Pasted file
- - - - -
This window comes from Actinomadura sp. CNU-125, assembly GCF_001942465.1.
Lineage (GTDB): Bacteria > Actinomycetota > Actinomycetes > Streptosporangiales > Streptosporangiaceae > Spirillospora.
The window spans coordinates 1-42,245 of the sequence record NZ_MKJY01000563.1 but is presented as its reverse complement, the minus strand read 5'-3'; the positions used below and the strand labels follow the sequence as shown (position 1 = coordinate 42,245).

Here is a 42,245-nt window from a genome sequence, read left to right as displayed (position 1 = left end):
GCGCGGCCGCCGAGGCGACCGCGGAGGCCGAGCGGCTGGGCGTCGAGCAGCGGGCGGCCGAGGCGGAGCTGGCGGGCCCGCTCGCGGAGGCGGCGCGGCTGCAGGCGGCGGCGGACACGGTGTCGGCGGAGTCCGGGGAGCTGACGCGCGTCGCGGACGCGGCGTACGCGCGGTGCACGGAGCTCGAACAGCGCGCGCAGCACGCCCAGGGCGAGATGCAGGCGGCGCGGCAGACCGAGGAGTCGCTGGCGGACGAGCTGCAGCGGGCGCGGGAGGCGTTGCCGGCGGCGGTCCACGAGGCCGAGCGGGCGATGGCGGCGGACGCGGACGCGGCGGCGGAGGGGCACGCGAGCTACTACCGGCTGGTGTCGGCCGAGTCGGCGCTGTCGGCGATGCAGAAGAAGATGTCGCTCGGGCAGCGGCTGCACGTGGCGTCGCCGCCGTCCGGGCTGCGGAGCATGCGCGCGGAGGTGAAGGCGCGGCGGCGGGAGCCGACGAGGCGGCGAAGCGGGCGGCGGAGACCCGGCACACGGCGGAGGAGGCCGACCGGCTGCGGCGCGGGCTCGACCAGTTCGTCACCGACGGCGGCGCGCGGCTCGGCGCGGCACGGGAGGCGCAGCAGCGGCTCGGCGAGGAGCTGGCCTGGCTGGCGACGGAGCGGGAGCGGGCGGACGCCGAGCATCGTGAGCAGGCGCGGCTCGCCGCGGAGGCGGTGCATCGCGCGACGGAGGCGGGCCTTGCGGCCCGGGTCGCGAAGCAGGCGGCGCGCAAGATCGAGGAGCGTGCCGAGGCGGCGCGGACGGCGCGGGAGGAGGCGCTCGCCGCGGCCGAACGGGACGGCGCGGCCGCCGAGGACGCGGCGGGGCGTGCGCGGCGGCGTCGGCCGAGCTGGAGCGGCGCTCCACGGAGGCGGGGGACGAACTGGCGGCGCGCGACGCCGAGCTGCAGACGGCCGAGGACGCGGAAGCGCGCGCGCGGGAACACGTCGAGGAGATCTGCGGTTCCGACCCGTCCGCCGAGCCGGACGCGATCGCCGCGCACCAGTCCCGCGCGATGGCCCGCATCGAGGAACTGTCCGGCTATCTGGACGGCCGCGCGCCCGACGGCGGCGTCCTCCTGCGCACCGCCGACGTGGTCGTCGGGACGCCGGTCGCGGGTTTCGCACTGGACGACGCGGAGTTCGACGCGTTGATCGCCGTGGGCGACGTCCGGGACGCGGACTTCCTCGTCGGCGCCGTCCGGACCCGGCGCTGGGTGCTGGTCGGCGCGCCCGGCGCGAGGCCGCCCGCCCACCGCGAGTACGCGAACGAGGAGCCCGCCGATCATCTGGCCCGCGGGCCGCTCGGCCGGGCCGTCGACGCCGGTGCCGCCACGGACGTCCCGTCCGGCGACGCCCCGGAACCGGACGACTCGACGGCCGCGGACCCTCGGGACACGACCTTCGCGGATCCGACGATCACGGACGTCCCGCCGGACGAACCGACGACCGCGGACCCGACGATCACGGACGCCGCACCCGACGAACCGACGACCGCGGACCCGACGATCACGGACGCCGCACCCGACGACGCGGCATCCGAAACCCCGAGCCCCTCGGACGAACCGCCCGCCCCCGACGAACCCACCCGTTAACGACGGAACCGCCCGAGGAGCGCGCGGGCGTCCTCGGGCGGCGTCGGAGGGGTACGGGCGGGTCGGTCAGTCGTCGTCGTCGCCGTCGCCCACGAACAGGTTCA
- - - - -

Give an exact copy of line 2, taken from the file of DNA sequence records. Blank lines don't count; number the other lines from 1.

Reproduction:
Lineage (GTDB): Bacteria > Actinomycetota > Actinomycetes > Streptosporangiales > Streptosporangiaceae > Spirillospora.